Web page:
Wednesday, December 9, 2015


Dorothy Day House of Hospitality

* Moronke Oluwatoyin joins us today to share information about a special NGO that offers aide to the homeless. She invites you to check out her site for international tutors  @  ** Blog owner note: I had to edit this article somewhat due to grammar corrections, as such some of the sentences are a bit different from the original submission.

NGO domains which stands for non-governmental organization are entities usually nonprofit which work independently. The city of Memphis is among the top three cities in America in terms of homeless citizens. Over two thousand men, women and children are considered to be homeless, this is a realistic figure.

Homeless people looking for shelter find themselves in such situation for a variety of reasons. The underlying reason could probably be caused by loss of job, a serious illness, a lack of marketable job skills, a house that probably got burned or repossessed, poverty and despair.

Numerous organizations are making a difference for homeless people - one of these outstanding non-profit organizations can be found in Memphis (US) is known as the Dorothy Day House of Hospitality (DDH). This is a completely volunteer - based organization serving the poor and the homeless at the point of their critical need. It is the only shelter in Memphis that allows families to stay together. It is an updated approach to poverty and homelessness. Their mission provides food, temporary shelter and clothing to the homeless families. Their professional volunteers and staffs work to get the homeless back on their feet after they have returned to their permanent housing.
This hospitality home was founded by catholic workers, Dorothy Day (1897 - 1980) and Peter Maurin in the early 1930's. It was both inspired by their vision and passion to stabilize the homeless families with the necessities of food, clothing and safe shelter. Through her hospitality ministry, she was able to identify the root cause and conditions of homelessness of individual family. Dorothy Day described herself as a ''woman who must think in terms of the family, the need of the child to have both mother and father who believes strongly that the home is the unit of the society.''

The  DDH has been able to break the cycle of poverty for homeless families, create hopeful future for their children and most importantly make families stay together. Through monetary and in-kind donations from private donors and charitable organizations, they provide educational resources and guidance, parenting skills, employment counseling, referrals for child care, advocacy, access to sources of permanent housing and new personal relationships which provide a system of healthy support and encouragement for homeless families.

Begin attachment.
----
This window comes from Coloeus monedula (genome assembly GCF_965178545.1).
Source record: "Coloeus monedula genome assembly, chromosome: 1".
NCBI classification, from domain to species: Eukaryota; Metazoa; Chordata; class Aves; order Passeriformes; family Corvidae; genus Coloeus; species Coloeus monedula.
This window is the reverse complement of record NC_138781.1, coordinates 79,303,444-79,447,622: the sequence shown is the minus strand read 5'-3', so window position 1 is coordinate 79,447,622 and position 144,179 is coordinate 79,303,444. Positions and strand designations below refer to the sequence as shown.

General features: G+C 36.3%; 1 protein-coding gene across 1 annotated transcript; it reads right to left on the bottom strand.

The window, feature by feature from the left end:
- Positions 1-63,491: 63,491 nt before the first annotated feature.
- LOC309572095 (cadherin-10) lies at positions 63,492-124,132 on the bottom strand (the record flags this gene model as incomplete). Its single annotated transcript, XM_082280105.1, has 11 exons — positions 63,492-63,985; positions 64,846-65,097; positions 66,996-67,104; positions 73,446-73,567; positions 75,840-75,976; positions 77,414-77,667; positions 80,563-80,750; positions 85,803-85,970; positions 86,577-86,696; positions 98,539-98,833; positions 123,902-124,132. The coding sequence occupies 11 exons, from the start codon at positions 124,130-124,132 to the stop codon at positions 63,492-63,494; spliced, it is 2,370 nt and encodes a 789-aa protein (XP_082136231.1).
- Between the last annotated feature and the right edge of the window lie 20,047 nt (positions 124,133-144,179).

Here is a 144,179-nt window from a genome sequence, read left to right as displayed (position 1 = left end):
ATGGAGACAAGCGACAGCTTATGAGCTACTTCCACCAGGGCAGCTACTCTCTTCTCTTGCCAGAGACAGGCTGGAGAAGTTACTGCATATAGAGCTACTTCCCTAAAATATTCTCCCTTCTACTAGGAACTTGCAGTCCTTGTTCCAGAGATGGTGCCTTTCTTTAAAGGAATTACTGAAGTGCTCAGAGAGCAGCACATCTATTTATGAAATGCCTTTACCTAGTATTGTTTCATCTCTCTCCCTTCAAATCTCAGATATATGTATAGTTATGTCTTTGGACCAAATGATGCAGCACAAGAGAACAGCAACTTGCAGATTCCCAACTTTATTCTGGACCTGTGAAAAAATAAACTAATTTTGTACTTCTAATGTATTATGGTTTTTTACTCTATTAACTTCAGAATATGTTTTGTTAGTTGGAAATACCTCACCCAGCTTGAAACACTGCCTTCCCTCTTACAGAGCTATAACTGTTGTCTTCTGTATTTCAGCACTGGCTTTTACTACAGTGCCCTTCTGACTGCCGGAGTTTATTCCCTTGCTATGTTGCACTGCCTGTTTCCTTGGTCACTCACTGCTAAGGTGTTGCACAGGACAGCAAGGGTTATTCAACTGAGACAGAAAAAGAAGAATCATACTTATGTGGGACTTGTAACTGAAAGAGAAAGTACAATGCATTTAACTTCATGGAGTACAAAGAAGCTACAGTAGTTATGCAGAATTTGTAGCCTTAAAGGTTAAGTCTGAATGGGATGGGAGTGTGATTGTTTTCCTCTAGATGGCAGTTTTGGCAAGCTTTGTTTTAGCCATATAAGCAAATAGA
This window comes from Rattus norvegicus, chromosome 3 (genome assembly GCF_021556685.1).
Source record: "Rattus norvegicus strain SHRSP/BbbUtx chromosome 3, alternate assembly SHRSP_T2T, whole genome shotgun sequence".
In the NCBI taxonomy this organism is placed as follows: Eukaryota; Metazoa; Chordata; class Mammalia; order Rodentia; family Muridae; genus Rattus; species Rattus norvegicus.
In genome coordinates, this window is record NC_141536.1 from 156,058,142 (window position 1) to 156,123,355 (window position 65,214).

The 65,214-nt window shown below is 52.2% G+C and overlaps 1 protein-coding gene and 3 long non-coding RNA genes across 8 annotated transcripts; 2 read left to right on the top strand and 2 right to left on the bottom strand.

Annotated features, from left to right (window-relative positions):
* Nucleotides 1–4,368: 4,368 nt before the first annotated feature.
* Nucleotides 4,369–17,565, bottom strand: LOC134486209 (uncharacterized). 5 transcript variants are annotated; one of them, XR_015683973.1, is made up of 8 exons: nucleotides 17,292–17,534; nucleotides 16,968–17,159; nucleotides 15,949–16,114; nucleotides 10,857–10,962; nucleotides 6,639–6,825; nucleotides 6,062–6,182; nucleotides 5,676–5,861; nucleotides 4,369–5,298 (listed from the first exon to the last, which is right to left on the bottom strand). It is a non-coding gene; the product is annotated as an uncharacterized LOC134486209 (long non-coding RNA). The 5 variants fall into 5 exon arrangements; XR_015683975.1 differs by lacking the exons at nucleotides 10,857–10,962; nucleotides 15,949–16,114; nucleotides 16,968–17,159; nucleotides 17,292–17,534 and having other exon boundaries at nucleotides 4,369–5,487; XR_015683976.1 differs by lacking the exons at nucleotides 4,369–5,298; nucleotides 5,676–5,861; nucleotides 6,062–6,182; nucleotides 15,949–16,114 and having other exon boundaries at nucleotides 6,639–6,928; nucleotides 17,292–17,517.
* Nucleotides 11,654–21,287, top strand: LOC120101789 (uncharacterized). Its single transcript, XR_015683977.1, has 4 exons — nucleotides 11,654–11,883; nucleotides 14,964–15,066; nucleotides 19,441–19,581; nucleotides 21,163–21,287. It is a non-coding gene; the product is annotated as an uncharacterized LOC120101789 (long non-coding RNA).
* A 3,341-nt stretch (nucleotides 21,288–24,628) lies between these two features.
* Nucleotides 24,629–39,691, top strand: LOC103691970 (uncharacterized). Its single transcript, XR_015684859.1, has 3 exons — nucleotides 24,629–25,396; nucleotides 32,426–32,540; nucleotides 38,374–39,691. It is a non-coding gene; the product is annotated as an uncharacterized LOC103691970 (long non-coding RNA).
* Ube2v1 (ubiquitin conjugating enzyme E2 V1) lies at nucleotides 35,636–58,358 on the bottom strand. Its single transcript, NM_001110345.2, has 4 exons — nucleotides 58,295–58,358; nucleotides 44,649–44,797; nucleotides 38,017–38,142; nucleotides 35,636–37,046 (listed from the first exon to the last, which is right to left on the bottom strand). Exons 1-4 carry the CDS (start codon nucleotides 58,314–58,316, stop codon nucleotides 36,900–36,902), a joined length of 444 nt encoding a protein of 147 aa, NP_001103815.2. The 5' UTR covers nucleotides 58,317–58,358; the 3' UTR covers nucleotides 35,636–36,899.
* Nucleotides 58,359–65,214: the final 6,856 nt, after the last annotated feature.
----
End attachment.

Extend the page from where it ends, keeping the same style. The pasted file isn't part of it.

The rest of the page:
What makes DDH a unique NGO in Memphis Tennessee? In most shelter homes in Memphis, husband, wife and older children are not accepted in their hospitality centers as a family because they accommodate only residents of single sex. This implies that mothers cannot stay with their older sons, husband and wife are separated, fathers cannot stay with their daughters. Most families prefer to stay in their families to avoid separation. However, at Dorothy Day House of Hospitality, this dilemma is addressed.

According to Sr. Maureen Griner, Executive Director at  DDH during their Lipscomb & Pitts Breakfast Club Radio show, ''the  DDH keeps homeless families together, creating a safe haven and a community for entire families.'' They keep this homeless families and help them stay together while homeless. They rebuild their lives after the trauma of losing their home. With these families placed together in the Dorothy Day House of Hospitality, parents are able to focus on the positive changes that are needed to re-gain their independence. Sister Maureen, a catholic sister in  DDH , confirms that, '' there are limited options for families that want to stay together. One shelter host adult males, all shelter hosts women. This means during toughest times, husbands and wives are separated.'' 

The next question is, how do they achieve their goals and mission statement? First, achievable goals are set with each family - this is done continuously. Once they have accomplished the task of placing a family in their permanent home, it does not end there. A follow up goes on, DDH continues to work with the family to make sure that any underlying issue does not re-surface to threaten their new found independence. Dory Yager Thomas who is married to Stanley Thomas in Memphis Tennessee says, '' DDH is certainly a wonderful place. They took my son and I in an helped me back on my feet. I thank them for all their help.''

Their network of volunteer professionals bring all available resources to bear the burden and lessen any core issues.  DDH also work in conjunction with local agencies, staff members and volunteers who provide families in need with a safe environment and the means to re-establish their independence. According to Amanda Smith, ''DDH is a blessing to many and I was glad to be a part of the blessing.''

Although, DDH is a non - governmental organization, it cannot cope with the large numbers of homeless citizens in Memphis Tennessee. The center has been a source of hope for many families by bringing them together as one entity. It was rated a five star hospitality home by homeless families who have regained their independence and home. Additionally, it has achieved significant progress towards sheltering homeless people and made much more progress toward its local goals and mission of welcoming any family without discrimination.

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